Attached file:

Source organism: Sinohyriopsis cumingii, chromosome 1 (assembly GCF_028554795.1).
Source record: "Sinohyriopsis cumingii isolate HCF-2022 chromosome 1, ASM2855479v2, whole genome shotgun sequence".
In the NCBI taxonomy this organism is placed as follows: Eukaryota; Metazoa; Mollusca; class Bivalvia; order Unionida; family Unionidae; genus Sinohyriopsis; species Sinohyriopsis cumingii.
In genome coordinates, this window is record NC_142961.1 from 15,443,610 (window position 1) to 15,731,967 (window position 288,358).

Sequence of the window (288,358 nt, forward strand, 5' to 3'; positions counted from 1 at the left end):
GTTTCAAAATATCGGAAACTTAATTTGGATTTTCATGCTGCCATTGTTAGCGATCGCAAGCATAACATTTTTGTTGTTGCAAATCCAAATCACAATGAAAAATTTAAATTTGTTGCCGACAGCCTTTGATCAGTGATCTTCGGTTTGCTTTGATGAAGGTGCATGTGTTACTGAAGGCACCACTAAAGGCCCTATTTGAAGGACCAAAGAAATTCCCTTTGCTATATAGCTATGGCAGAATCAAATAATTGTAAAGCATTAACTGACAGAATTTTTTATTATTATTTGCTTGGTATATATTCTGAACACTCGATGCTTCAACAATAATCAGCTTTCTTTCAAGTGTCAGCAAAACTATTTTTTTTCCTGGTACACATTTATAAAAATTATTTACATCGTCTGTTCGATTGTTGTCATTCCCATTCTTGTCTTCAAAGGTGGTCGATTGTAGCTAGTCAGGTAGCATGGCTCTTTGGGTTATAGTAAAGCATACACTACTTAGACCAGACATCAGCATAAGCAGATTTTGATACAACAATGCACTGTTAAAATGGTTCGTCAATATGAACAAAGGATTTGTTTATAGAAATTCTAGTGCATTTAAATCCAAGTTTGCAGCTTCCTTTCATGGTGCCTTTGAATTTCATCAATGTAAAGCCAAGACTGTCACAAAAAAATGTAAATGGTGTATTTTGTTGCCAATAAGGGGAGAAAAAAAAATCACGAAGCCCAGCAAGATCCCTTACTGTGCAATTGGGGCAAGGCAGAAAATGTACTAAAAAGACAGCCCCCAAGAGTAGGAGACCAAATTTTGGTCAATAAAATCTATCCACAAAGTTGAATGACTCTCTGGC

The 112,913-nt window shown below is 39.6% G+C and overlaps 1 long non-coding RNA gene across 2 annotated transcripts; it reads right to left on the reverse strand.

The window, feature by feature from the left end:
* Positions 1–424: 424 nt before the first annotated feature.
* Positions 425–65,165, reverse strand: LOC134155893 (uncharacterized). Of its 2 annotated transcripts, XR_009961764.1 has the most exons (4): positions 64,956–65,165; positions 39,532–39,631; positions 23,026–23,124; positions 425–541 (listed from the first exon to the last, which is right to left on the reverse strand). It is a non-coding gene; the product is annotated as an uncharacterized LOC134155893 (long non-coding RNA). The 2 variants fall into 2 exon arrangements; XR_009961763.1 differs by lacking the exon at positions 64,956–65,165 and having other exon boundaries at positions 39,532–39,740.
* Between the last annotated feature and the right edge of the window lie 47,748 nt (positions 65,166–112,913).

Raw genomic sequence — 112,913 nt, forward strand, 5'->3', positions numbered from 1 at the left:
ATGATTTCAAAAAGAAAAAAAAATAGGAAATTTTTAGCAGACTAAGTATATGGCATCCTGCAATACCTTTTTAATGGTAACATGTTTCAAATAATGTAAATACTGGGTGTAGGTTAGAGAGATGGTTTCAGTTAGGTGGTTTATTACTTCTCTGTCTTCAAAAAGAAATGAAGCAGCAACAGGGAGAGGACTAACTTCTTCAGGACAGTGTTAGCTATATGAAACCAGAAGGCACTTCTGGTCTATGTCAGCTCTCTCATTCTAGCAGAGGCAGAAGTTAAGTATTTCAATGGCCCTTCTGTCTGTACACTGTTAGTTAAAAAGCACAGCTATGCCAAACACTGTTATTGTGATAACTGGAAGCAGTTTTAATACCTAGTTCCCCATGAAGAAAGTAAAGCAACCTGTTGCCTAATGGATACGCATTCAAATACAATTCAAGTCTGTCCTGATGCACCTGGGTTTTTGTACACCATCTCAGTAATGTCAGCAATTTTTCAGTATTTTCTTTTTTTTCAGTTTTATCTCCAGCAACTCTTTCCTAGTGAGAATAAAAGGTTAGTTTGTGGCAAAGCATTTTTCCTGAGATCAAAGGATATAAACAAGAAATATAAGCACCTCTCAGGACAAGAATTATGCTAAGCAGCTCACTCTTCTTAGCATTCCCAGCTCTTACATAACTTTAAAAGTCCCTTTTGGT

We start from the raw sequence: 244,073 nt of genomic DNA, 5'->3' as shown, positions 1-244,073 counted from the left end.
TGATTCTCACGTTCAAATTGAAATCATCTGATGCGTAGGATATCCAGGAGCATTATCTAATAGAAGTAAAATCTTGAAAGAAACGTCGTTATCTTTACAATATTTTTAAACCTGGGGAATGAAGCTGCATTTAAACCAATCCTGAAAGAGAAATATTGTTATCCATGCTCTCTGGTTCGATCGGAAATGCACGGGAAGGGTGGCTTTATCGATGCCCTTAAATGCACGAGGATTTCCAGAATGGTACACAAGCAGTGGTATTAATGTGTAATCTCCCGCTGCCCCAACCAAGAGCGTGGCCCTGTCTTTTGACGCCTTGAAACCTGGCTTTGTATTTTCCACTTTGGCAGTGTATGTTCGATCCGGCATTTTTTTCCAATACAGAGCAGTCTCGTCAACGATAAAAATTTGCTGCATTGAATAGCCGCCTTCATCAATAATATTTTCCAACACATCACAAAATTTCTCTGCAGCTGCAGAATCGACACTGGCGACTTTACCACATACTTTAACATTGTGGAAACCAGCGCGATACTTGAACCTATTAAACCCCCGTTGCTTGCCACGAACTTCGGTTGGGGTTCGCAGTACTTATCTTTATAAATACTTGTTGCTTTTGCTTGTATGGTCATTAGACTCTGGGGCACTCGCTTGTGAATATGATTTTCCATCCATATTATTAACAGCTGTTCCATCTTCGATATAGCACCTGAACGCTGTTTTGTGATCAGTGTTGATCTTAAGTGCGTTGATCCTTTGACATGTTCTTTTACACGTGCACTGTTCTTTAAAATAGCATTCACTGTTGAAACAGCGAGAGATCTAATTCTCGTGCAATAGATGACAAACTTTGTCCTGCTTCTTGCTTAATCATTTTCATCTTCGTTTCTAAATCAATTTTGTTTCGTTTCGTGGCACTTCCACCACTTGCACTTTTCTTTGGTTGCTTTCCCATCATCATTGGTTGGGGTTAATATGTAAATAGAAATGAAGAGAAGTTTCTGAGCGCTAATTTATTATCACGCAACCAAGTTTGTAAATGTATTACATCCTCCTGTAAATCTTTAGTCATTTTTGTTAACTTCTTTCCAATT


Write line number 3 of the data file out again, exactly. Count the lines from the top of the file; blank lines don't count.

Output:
In the NCBI taxonomy this organism is placed as follows: Eukaryota; Metazoa; Mollusca; class Bivalvia; order Unionida; family Unionidae; genus Sinohyriopsis; species Sinohyriopsis cumingii.